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OpenAPI Support in Alma APIs

Ex Libris has started rolling out support for the OpenAPI standard. The standard is owned by the OpenAPI Initiative and is defined as a “specification for machine-readable interface files for describing, producing, consuming, and visualizing RESTful web services” (Wikipedia). By providing the specification for our APIs in OpenAPI format, you can now integrate with tools and libraries that support the standard.

OpenAPI

There are many primers on OpenAPI on the web, so we’ll suffice with a high level overview here. Using OpenAPI, all of the parts of a REST API can be defined, including:

  • Endpoints (paths)
    "paths": {
      "/almaws/v1/users": {
      ...
  • Methods (i.e. get, post, put)
    "get": {
      "description": "This API returns a list of Users, sorted by last name.",
      "summary": "Retrieve users",
      ...
  • Parameters
    "parameters": [
      {
        "name": "limit",
        "in": "query",
        "required": false,
        "schema": {
        "default": "10",
        "type": "integer"
      },
      "description": "Limits the number of results. Optional. Valid values are 0-100. Default value: 10."
    },
    ...
  • Request bodies, including accepted content types and the payload object schema
    "requestBody": {
      "description": "This method takes a User object. See [here](/alma/apis/docs/xsd/rest_user.xsd?tags=POST)",
      "required": true,
      "content": {
        "application/json": {
          "schema": {
            "$ref": "./schemas/rest_user-post.json#/rest_user-post"
          }
        },
    ...
  • Responses, including response codes, available content types (i.e. application/json, application/xml) and the response object schema
    "responses": {
      "400": {
        "description": "Bad Request..."
      },
      "200": {
        "description": "OK - This method returns an object based on rest_users.xsd. See [here](/alma/apis/docs/xsd/rest_users.xsd)",
        "content": {
          "application/json": {
            "schema": {
              "$ref": "./schemas/rest_users.json#/rest_users"
            }
          },
    ...
  • Security (basic, API key, token, etc.)
    "securitySchemes": {
      "ApiKeyAuth": {
        "type": "apiKey",
        "description": "API key used to authorize requests. Learn about how to create API keys at [Alma REST APIs](https://developers.exlibrisgroup.com/alma/apis/#defining)",
        "in": "query",
        "name": "apikey"
      }

     

OpenAPI can be expressed in either JSON or YAML format. YAML is a serialization standard which is meant to be more human-friendly. It can be directly transformed from JSON. For example, the beginning of the OpenAPI standard can be expressed in JSON as follows:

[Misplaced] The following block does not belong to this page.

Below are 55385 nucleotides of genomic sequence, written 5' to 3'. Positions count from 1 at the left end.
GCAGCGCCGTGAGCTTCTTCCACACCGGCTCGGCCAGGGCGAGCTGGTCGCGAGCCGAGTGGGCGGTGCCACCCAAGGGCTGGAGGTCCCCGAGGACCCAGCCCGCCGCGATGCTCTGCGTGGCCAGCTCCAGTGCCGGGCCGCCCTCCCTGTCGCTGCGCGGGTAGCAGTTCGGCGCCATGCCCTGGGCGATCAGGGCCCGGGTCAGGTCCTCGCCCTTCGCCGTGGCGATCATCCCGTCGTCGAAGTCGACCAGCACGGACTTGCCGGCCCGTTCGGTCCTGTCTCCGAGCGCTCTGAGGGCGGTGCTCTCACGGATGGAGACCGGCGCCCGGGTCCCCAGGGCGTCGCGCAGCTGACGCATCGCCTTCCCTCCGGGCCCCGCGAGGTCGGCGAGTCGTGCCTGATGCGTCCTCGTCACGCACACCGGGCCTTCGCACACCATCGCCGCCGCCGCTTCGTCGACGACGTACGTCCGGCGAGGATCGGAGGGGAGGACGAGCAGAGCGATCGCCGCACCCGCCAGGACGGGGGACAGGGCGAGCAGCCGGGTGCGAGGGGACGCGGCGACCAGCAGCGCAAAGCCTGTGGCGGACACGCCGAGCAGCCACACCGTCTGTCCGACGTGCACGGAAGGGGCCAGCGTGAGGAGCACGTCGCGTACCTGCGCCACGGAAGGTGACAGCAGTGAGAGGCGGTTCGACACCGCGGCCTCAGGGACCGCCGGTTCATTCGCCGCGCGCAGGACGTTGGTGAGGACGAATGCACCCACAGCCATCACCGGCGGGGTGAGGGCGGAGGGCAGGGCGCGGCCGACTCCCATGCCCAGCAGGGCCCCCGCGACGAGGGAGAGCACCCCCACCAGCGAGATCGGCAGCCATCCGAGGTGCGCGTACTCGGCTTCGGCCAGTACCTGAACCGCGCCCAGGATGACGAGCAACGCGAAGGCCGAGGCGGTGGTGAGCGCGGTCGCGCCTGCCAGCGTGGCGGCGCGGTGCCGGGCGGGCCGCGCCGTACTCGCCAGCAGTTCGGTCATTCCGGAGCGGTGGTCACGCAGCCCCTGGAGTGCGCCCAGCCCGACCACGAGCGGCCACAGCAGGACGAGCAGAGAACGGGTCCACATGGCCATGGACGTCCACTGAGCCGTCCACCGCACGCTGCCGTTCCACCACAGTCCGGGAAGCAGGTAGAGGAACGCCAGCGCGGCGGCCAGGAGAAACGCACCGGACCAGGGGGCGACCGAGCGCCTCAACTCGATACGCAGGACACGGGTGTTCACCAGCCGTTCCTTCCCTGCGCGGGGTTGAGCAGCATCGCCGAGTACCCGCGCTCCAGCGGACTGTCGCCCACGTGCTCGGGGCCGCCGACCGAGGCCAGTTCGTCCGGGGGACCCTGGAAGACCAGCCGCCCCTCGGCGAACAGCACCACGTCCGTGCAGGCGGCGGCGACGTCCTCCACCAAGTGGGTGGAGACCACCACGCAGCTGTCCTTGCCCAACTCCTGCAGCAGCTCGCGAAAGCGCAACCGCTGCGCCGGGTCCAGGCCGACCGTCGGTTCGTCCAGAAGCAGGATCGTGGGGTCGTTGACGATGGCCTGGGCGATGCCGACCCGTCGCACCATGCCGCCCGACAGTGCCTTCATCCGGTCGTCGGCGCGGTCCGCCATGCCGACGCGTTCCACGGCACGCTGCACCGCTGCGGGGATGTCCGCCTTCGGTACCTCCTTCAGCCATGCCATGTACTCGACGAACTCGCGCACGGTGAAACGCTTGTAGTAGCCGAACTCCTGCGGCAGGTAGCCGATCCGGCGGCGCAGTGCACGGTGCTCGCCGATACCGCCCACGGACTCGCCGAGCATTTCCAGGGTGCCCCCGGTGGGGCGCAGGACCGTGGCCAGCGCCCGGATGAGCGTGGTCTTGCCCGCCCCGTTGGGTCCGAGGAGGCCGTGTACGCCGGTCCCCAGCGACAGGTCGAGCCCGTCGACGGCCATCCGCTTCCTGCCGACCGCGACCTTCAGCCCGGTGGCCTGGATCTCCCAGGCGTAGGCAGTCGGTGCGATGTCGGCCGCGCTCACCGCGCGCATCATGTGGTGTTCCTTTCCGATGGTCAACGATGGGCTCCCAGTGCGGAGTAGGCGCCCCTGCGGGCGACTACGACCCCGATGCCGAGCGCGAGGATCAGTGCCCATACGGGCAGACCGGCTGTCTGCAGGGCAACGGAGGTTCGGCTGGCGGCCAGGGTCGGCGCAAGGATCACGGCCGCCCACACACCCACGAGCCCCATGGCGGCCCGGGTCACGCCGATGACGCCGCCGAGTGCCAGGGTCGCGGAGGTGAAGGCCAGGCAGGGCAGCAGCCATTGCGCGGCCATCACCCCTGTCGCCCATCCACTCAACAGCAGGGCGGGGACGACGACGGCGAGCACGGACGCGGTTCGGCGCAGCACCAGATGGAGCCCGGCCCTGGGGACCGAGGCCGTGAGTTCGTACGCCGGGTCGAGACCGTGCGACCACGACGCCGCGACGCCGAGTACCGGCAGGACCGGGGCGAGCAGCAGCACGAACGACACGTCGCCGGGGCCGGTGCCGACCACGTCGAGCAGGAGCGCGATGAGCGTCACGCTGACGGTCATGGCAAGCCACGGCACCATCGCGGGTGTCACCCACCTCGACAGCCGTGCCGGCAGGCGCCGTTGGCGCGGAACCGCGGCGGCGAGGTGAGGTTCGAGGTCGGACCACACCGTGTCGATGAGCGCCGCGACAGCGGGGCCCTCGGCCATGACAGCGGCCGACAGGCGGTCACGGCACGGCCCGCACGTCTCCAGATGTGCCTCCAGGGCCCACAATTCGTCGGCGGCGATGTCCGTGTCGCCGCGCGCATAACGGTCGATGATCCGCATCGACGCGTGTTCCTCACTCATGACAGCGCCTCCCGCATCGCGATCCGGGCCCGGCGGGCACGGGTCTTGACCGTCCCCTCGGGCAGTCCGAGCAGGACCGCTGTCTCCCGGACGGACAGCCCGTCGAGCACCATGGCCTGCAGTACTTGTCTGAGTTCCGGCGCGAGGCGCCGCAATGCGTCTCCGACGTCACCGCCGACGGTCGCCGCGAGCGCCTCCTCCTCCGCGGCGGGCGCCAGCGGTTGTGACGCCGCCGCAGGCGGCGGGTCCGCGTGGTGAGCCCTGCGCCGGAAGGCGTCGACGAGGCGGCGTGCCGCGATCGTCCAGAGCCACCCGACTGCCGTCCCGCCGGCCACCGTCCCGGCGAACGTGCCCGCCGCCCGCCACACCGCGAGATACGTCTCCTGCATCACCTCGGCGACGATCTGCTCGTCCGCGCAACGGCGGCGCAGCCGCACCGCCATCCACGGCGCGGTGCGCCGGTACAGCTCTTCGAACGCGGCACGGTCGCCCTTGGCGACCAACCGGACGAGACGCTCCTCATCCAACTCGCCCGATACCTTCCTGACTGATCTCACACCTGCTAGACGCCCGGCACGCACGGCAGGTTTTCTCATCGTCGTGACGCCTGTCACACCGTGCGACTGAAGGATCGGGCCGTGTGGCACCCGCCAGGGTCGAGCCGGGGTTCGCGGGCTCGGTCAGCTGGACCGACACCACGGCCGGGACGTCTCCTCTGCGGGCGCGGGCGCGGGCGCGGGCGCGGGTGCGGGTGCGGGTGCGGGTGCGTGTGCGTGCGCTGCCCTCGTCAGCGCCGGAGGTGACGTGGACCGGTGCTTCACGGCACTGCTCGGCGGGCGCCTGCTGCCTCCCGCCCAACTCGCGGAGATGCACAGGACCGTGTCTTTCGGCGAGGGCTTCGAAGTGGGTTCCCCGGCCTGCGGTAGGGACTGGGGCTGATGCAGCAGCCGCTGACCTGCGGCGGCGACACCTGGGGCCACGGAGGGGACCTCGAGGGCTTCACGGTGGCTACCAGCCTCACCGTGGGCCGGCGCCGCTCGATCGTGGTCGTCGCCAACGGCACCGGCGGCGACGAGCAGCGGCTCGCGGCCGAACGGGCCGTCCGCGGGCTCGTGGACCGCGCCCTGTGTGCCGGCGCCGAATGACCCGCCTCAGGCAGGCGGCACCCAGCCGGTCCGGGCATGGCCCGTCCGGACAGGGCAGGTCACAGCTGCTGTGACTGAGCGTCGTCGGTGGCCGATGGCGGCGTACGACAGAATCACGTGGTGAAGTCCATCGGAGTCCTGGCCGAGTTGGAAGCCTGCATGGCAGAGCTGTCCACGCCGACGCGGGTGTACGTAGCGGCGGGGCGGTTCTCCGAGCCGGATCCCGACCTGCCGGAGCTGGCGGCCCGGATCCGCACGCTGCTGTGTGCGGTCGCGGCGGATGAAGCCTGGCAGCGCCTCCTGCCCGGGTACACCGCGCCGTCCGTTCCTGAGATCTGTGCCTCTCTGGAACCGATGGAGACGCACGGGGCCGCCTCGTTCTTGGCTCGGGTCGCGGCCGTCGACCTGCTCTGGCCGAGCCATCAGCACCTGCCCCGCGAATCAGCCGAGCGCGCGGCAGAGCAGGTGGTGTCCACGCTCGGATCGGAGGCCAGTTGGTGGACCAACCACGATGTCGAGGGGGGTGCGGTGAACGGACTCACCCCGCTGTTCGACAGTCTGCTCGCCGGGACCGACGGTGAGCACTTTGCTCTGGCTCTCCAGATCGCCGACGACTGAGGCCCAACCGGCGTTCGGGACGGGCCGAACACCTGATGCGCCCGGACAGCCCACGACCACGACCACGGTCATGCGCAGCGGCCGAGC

{
  "openapi": "3.0.1",
  "info": {
    "version": "1.0",
    "title": "Ex Libris APIs"
}

And as YAML as follows:

openapi: "3.0.1"
 info: 
   version: "1.0"
   title: "Ex Libris APIs"

Tools

There is widespread and growing support today for the OpenAPI specification in many toolchains.

Swagger

Swagger is a set of tools built around the OpenAPI specification, maintained by a company called SmartBear.

Tip: OpenAPI used to be called “Swagger”. The names were forked to create a separation between the community-supported spec and the toolset created and sponsored by a company (Smartbear)

The most popular Swagger tools include:

  • Swagger UI: Generates an API “console” from an OpenAPI spec
  • Swagger Editor: Tool for creating and validating an OpenAPI spec
  • Swagger Codegen: Tool for creating server stubs and client SDKs based on an OpenAPI spec

Here’s how the OpenAPI spec for the Alma Configuration API looks in the Swagger Editor:

And the same specification in the Swagger UI:

 

Other Tools

OpenAPI has wide industry support and continues to gain traction. A small sample of such support includes:

Getting Started

You can start exploring the OpenAPI specifications for Alma REST APIs with any of the tools mentioned in this post. Each API area (for example, Users) includes a new OpenAPI section at the bottom with links to the specification documents in both JSON and YAML. It also includes a link to the Swagger Editor which is a great way to dive in and learn about the sections of the specification.

Keep an eye out for additional blog posts in the future on OpenAPI.

 

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